These folks took David Brooks aboard
their space ship and convinced him he
was really visiting New York. New
Yorkers woke up feeling strangely
David Brooks, who I think spends too much time propping his head up in front of television cameras and wagging his jaw, has just reported on the state of things in New York. His verdict, “The city has never been better.”
Uh David, are you sure you are writing about New York City, USA, Planet Earth? Sounds to me like the science fiction City of NuuuNuuuNuu Yorxxx, on the Planet Mars. I’m tempted to go line by line, but that would lead to the longest blog post I’ve ever written. So let’s just take, a few highlights of your piece.
“There has never been a time when there were so many interesting places to visit, shop and eat….”
Really, David? Y’mean, all those little neighborhood mom-and-pop stores, the hardware stores, and knitting stores, the kosher delis, the appetizing places, the Polish ,and Hungarian, and Chinese hole-in-the-wall restaurants that served affordable eats to people who inevitably lived around the corner, the toy stores and the paint stores and the …well, you get the idea. Do you mean to tell me David, that those were less interesting than the ubiquitous storefronts of three banking chains, three supermarket chains, and sixty zillion manicure parlors – more and more the only enterprises that can afford the increasingly oppressive commercial rents?
“Our global enemies are not exactly impressive. We have the Islamic State, a bunch of barbarians riding around in pickup trucks, and President Vladimir Putin of Russia, a lone thug sitting atop a failing regime. These folks thrive only because of the failed states and vacuums around them.”
Well, David, I don’t care whether the cause of terrorism is a vacuum or a vacuum cleaner. I don’t find the ability to destroy the World Trade Center and take 3,000 lives with the winged equivalent of a bomb “not exactly impressive.” Unfortunately, 9-11 has left an indelible impression on almost everyone I know.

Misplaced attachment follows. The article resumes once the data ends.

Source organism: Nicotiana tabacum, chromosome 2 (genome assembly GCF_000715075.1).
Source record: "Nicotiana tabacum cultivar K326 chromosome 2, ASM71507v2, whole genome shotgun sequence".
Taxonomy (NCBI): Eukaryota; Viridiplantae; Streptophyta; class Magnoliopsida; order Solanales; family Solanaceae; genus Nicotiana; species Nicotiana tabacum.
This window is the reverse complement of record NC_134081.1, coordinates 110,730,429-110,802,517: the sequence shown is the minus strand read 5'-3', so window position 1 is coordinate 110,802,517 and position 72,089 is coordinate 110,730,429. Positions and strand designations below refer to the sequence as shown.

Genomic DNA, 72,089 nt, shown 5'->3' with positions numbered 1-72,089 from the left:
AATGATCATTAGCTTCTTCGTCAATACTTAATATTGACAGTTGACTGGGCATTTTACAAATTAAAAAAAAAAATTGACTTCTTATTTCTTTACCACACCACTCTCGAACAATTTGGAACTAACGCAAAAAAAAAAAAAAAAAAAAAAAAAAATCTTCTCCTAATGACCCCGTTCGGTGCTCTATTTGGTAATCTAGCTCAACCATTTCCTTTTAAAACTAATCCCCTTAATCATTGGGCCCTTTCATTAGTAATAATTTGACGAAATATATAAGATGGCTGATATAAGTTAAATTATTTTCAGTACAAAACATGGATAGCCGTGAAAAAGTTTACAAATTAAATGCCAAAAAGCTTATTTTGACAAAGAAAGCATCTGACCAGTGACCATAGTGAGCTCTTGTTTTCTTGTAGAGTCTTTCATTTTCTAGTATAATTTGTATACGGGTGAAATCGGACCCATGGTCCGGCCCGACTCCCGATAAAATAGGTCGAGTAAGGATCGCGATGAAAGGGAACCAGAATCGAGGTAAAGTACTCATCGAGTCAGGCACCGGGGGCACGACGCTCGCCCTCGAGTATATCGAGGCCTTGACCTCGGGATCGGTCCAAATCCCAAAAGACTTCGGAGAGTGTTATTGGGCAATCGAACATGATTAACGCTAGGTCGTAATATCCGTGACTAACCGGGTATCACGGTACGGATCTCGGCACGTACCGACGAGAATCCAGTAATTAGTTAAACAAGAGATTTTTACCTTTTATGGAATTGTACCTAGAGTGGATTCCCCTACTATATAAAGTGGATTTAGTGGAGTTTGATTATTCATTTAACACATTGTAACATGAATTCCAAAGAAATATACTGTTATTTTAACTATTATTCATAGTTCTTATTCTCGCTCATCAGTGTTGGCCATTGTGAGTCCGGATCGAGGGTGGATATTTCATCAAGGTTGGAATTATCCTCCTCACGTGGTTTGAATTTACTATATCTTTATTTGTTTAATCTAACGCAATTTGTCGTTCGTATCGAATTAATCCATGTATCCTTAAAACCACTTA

I imagine the loss was even more indelible for those who lost loved ones. Moreover, the fact that its perpetrators are bunch of barbarians is exactly what makes life unpleasant for other New Yorkers and me, whether I’m noticing what appears to be an abandoned package on the subway, or trying to board an airplane.
As for Valdimir Putin, tell me please how we can force him out of the Ukraine without risking a nuclear World War III.
"Of course there are the problems of inequality and poverty that we all know about…
Right. More homeless people sleeping on the streets than ever before in New York and probably in America. Inadequate housing for middle and low-income people. The few pathetic attempts at “affordable housing” literally shame their occupants with “poor doors.” But let’s brush off all that David, because it doesn’t conform to your thesis. Where’s Charles Dickens now that we need him?
“We’re seeing a decline in civil wars and warfare generally.”
David, David, David! Are you writing for the same New York Times I’m reading? The one with stories about what’s going on and has gone in recently in Syria, Iraq, Afghanistan, Crimea, Ukraine. Not to mention wars that don’t make the Times front page very often, in as many as 15 other African nations? Did I mention the hawks in the Senate, including Lindsey Graham and John (“Bomb, bomb, bomb bomb Iran”) McCain who keep pumping for war, war and more war, with just about any one, at any price? While we're at it, have I mentioned Ebola?
“We don’t suffer from an abuse of power so much as a nonuse of power. It’s been years since a major piece of legislation was passed, and there’s little prospect that one will be passed in the next year or two.”
How right you are, David. One little matter, though. The “nonuse” of power is an abusive act of power itself. It is being committed by those in power in the House and Senate, a claque of obstructionists on the right.They would bring America to its economic knees and inflict immeasurable human misery on their fellow citizens rather than allow legislation out of committee and abandon their insane Ayn Randian notions of how things ought to be. Inaction doesn’t just happen. And it can be a political act of violence.
Okay, David, I’ve said enough. I do think that you and your cousin Pollyanna ought to call up Dr. Pangloss and ask that he reduce the dosage of those pills he’s prescribing for you. Meanwhile, rejoice that you and I are not among the Americans sleeping in cardboard boxes or in a car, or searching fruitlessly for a job, or wondering where the next meal – or the next lone wolf bomber– is coming from.